The masterful comprehensive examination of the Holocaust never fails to mesmerize on all levels of cinema, history and humanity. Though never having seen Claude Lanzmann’s lauded and landmark 9-hr film on the Holocaust until now, the effect of watching it today is probably more powerful than it was first released, and likely will become more revelant and revelatory with each passing year.
Shoah (1985) dir. Claude Lanzmann Documentary
By Alan Bacchus
As time goes by and the Holocaust becomes more of an echo of history it’s unavoidable the more distant we become to the subject. Thus, Lanzmann’s exhaustive, comprehensive and ground zero eye witness account of the Holocaust will always keep us tethered to this heinous chapter in human existence.
Lanzmann’s modus operandi is clear and always referenced in discussion of the film – strictly interview-style reporting, eye witness accounts only, and no stock footage whatsoever. Lanzmann also avoids a linear narrative, moving back and forth in time, but compartmentalizing the subject into distinct chapters. There’s the Chelmo story, and the mobile gas vans used to kill, the Treblinka story and Auschwitz-Birkenau stories, death camps which saw the extermination of almost 2millions Jews in total, and the Warsaw Ghetto story, and the stories of starvation and rebellion.
In his attempt capture and document history part of his method was not to answer the question of ‘why’, but ‘how’. From the details of the how the true horror of the events come to light, the ability of the German to achieve such mass annihilation could only have come from a complex network of operational and business practices drafted and executed. Thus it’s within the details of the mechanism of the death comes the true horror of the Holocaust.
One of the details which resounds strongly is from testimony of the German ‘special train’ coordinator whose job it was to schedule the trains to and from Treblinka, that each person (Jewish or not) who was transported by train to a death camp had to be paid for to the train companies. For lack of a better word, each victim had their own ‘ticket’. A massive amount of money paid for by the Nazis through the stolen possessions of their victims - a small but haunting detail which speaks to the horrifying efficiency of the extermination.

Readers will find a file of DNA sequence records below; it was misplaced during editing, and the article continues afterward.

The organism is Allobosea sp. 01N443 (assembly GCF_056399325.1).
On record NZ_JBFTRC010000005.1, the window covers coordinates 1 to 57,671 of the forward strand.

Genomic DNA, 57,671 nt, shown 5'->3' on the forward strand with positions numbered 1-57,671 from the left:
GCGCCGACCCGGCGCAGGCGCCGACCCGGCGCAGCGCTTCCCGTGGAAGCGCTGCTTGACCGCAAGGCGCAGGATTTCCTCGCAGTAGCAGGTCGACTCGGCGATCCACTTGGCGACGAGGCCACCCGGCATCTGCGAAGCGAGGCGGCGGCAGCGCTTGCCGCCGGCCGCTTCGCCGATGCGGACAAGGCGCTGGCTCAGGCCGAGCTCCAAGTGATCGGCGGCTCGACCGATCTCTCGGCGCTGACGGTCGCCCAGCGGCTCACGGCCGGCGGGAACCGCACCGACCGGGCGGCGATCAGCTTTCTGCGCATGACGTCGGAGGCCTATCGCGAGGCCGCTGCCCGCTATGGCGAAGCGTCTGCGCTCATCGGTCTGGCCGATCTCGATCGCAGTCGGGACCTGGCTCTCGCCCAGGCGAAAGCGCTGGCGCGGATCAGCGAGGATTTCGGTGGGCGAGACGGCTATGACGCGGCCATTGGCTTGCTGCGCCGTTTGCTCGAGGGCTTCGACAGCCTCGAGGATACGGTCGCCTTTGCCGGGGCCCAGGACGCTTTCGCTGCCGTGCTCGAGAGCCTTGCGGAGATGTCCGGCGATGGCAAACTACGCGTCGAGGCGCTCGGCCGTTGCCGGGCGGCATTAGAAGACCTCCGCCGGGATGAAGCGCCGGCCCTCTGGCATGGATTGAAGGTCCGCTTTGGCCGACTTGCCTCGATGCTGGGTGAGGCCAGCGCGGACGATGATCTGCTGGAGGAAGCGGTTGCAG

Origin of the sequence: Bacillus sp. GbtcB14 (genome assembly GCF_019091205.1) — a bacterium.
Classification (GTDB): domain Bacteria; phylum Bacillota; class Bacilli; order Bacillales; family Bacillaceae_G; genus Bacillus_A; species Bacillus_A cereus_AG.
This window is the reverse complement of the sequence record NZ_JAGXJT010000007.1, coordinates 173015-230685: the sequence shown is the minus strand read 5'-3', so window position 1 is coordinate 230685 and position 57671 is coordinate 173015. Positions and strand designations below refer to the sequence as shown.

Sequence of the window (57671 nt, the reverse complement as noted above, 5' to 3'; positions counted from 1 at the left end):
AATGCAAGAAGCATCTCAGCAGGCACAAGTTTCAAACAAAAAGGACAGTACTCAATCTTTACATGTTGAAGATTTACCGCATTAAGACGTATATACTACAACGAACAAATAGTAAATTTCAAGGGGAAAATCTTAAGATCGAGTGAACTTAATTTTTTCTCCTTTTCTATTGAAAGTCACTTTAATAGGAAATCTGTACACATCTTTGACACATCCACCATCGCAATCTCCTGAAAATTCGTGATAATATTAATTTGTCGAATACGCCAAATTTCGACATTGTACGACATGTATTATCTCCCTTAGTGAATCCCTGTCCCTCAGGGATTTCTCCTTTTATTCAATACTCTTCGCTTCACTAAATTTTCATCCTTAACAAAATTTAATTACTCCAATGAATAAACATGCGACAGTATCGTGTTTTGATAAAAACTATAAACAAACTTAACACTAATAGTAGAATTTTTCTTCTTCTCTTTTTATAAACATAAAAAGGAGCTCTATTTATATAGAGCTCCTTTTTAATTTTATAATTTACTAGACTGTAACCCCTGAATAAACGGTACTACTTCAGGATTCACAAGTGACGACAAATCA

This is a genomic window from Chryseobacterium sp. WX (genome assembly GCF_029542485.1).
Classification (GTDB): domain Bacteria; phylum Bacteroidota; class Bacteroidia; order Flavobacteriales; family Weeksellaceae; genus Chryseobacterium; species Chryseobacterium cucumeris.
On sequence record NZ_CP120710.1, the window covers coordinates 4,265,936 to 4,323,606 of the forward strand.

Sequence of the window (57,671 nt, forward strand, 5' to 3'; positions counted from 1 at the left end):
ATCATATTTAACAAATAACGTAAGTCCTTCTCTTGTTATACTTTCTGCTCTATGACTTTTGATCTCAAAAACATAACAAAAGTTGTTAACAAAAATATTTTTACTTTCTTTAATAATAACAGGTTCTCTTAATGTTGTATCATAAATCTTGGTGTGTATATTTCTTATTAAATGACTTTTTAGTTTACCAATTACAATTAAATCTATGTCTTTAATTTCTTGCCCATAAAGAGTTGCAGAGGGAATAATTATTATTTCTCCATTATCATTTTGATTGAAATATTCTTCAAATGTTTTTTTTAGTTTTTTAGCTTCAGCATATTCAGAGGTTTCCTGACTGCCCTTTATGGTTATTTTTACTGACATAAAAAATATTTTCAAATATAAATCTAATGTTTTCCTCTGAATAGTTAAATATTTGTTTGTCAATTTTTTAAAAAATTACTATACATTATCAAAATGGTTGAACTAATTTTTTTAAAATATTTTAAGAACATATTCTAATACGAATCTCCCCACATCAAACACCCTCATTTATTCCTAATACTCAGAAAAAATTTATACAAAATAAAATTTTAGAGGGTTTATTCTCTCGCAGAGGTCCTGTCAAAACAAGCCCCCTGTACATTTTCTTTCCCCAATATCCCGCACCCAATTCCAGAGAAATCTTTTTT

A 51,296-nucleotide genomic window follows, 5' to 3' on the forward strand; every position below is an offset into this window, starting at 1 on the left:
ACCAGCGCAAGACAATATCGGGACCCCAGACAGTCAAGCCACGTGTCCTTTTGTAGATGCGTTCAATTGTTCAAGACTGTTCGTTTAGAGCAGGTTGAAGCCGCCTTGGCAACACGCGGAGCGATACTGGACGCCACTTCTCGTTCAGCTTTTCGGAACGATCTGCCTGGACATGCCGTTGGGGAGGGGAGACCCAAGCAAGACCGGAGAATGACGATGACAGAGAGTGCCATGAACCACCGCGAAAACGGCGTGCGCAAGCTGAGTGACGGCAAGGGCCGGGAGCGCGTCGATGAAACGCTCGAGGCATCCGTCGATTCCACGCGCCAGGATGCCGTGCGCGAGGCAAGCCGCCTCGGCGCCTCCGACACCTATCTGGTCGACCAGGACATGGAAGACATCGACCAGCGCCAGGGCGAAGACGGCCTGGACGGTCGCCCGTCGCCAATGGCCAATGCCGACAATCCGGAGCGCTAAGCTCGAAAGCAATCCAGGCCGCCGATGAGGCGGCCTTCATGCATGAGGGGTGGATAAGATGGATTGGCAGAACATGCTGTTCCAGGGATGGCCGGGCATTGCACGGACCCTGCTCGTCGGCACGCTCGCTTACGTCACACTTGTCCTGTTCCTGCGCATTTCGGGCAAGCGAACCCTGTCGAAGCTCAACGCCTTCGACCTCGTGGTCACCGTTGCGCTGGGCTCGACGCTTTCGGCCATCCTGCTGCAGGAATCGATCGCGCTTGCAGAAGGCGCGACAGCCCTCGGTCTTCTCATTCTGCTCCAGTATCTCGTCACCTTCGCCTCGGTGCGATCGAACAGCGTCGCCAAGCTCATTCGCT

Same with the thought-out procedures within the death camp, the utmost secracy of the extermination and the elaborate concealment of the fate of the Jews in order to keep any potential riot or intra-camp rebellions from occuring.
Each of the details which come out through the 9 hours + running time are told from remarkably composed and articulate interviewees. Despite the tragedy there’s very few tears shed in the film. When tears go shed, (Polish resistance fighter, Jan Karksi for instance) it’s extremely powerful, but the intense focus and emotional detachment from their stories draws us in more. Of course Lanzmann’s interviews were conducted 30-40 years from the events, but the memories recounted are so vivid to the witnesses, it feels like yesterday – a direct connection to the horrible events which, as mentioned, will resound greater as years go by.
At nine hours it requires several viewings to take it all in, but Lanzmann always retains an eye for cinema, even when the extensive ‘talking’ threatens to become monotonous, Lanzmann’s approach with each interview is fresh. Sometimes, in the case, of Karski it’s a talking head, formally composed to reflect the personality of the subject. At one point Lanzmann employs a confrontational technique to expose a former camp SS officer working as a bar tender in a humble German pub. At times he places himself in the frame like a television interview interacting with the testimony. The effect of the language barrier helps to increase the dramatic tension as well. At times interview speak German or English, both spoken by Lanzmann much of the time he requires a translator to interpret Polish or Yiddish to French. But the viewer the subtitles only occur over the French translations, thus there’s often a lag between what the interview says and when we understand what he/she says. The effect is subtle but creates a remarkable tension in the time we wait to understand what has been said.
By the end of the experience of this film, Lanzmann’s manages to create a vivid picture of horror impossible to forget, and one in which encourages us to rewatch periodically over time. The Criterion Collection edition is a treasure, aided by the exemplary production notes identifying each of the interviewees in order to their testimony as well as include a number of additional interviews by Lanzmann which didn’t make the final cut but are each remarkable and enlightening nonetheless. In particular Jan Karski description of his meeting with Franklyn Delano Roosevelt to relay his first hand eye witness accounts of the Holocaust.
Shoah is available on Blu-Ray from the Criterion Collection